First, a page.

Praise the Lord and Pass the Ammunition
The women make their pies from scratch. Their hands are cracked and white with the baking flour that settles into the creases of their knuckles. They dip their fingers inside the pie filling, tasting it with the tip of their tongues. Their lips are painted red like the name on their husbands' fighter planes. Stella Sue.
For the past five months since their husbands left for war, they have learned to stretch and save, to make every scrap of food last. They know how to render the lard. How to trim the blood spots from the meat. The fat glistens like white gold.
Each of the women prepares coffee in early morning after their children have left for school. They take care to reuse the coffee grounds. The liquid is a dull brown and not black. It is faded like their roots.
The women's children press their hands together at suppertime, heads bowed. Their scalps are combed and clean. The women make sure of this. Praise the Lord and pass the ammunition, the children recite. Their smiles are innocent when their hands turn into guns. They point and shoot. You're dead, they yell.
The women miss their husbands. They eye the young men in the market as they bag their foodstuff. Sometimes they have the young men deliver their groceries to their homes. The women remove their wedding bands from their fingers and leave them on butcher blocks or kitchen windowsills. They want to feel the young men's skin, smooth as gunmetal, behind closed doors.
When the women gossip it is always about other women. How tight the flag is folded when it is passed to them, so it doesn't fall apart. They wonder when it will be their turn. They sip their coffee from bone white teacups, leaving lipstick stains on the edges. Even after scrubbing, the mark never seems to come clean.
Sometimes the women meet in sitting rooms or at kitchen tables and talk in hushed tones as their children sleep. They reminisce about school dances, football games, high school sweethearts. They rub cold cream on their chapped hands, avoiding each other's eyes. They massage the blisters on their feet, conceal their unkempt toenails. Their hair is tied up in kerchiefs, hiding their rollers. They wonder how long the curls will last the next day. They look out kitchen windows, past empty clotheslines, just beyond the town's center. They watch the night sky, uncertain. They watch as the lights from the factory blink a tired Morse code.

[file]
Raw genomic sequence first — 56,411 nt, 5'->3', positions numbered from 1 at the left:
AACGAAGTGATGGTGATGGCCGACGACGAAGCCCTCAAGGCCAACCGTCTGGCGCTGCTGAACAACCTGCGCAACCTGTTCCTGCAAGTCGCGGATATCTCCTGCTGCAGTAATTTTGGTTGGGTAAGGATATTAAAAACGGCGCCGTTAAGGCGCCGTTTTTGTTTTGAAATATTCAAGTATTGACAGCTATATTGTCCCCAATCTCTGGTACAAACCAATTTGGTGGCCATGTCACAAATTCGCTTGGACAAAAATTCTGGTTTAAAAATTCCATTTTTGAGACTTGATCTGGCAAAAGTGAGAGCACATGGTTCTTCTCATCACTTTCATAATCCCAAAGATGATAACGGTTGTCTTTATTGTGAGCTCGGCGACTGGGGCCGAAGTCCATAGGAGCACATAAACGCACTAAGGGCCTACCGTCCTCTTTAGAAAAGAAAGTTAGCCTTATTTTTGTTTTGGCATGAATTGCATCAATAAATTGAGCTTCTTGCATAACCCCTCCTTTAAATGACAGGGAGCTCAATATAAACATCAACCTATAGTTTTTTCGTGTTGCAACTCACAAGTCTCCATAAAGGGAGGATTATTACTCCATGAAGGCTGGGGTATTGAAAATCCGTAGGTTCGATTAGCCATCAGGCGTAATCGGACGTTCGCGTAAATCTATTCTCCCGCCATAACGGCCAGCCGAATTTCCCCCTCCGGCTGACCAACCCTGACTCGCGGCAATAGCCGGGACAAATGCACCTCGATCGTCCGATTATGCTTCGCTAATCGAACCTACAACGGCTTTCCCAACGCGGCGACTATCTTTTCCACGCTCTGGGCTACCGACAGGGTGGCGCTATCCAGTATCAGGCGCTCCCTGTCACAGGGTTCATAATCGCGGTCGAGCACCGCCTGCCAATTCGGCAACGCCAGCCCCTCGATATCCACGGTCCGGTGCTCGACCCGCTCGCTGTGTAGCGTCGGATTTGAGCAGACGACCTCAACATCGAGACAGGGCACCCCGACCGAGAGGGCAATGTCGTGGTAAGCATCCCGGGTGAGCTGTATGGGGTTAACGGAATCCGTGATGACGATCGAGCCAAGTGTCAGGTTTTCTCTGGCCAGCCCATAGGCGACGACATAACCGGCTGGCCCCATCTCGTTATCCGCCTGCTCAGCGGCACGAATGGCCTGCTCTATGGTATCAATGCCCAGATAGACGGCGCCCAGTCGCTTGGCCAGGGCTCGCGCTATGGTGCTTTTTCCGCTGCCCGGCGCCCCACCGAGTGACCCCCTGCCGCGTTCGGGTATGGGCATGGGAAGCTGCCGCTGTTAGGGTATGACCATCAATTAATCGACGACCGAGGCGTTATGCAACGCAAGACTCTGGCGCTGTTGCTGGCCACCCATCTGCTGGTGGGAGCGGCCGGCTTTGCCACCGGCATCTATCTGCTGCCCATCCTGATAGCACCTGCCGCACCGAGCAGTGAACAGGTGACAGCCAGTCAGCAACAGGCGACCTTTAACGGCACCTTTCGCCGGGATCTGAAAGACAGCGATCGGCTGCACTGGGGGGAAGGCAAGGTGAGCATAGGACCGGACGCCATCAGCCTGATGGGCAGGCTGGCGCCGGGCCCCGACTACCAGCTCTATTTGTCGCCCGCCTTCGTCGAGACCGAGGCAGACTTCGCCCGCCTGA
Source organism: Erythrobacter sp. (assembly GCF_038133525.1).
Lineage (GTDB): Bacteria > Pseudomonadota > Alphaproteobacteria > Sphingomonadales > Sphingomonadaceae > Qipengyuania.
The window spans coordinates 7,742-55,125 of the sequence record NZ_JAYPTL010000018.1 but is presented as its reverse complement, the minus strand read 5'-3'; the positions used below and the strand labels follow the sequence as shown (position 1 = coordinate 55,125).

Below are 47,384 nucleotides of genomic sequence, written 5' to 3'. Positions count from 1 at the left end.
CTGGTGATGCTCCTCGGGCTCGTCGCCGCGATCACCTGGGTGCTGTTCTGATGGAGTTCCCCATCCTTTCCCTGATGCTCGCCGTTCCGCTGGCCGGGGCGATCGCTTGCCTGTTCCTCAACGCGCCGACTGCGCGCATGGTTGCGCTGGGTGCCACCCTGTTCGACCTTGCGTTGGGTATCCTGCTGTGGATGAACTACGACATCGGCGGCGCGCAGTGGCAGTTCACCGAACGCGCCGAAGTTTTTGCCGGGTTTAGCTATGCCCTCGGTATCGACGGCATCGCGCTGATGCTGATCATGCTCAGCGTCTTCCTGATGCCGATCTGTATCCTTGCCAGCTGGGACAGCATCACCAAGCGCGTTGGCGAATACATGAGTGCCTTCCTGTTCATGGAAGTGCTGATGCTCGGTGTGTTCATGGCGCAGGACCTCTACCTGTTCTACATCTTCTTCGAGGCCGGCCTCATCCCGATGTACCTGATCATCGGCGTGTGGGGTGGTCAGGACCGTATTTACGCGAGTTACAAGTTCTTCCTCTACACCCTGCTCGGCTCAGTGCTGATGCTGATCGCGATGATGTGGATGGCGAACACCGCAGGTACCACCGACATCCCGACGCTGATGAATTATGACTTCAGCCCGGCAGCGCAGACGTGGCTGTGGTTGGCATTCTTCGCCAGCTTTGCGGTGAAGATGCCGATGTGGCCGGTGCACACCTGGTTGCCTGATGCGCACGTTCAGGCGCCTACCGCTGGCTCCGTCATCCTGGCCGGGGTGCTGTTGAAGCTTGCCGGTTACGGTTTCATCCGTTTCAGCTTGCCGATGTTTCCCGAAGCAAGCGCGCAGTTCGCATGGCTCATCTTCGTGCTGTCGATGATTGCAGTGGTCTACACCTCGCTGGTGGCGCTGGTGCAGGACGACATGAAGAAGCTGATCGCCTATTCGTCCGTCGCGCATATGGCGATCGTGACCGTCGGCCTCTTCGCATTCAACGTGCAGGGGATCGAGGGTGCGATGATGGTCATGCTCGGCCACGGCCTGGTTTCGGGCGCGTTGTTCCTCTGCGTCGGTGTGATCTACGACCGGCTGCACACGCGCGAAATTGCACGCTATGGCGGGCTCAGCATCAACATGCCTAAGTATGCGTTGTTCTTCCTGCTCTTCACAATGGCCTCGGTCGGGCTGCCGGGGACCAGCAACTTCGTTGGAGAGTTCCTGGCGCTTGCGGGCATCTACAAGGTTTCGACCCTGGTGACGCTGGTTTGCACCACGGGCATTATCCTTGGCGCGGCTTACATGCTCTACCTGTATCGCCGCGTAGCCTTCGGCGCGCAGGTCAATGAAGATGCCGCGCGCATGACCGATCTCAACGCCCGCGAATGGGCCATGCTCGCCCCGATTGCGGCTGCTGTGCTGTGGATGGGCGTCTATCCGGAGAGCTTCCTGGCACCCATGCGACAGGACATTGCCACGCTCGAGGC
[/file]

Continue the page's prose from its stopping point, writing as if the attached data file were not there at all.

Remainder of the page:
Note: Originally published in Five Pure Slush.
I have multiple personalities in regards to point of view when I write. I rarely use the same point of view in every story because I tend to get bored easily and love to experiment. This flash was written in Third Person Omniscient and something I may never do again. Strike that. Never say never.
This piece is dedicated to my grandmother, Elnora. She kept the household together while my grandfather was fighting in WWII and the Korean War. She was one hell of a woman.
Bukowski once said, "Great art is horseshit. Buy tacos instead." I always think of this in order to remind myself that everything, art and writing especially, is open to interpretation. Actually, I just really like this quote.
Hillary Leftwich lives in Denver with her son. In her day jobs she has worked as a private investigator, maid, and pinup model. She is th associate editor for The Conium Review and the nonfiction editor for The Fem Lit Mag. Her writing has appeared or is forthcoming in Hobart, WhiskeyPaper, NANO Fiction, Monkeybicycle, Dogzplot, Cease, Cows, Five Pure Slush Vol. 10., Crab Fat Magazine, Eunoia Review, Tethered by Letters, Progenitor, and The Citron Review. Her story "Free Lunch" was nominated by Progenitor for The Pushcart Prize in 2015. She thanks her writing tribe, The Fishtank, for their continued support. Find her on Twitter @HillaryLeftwich.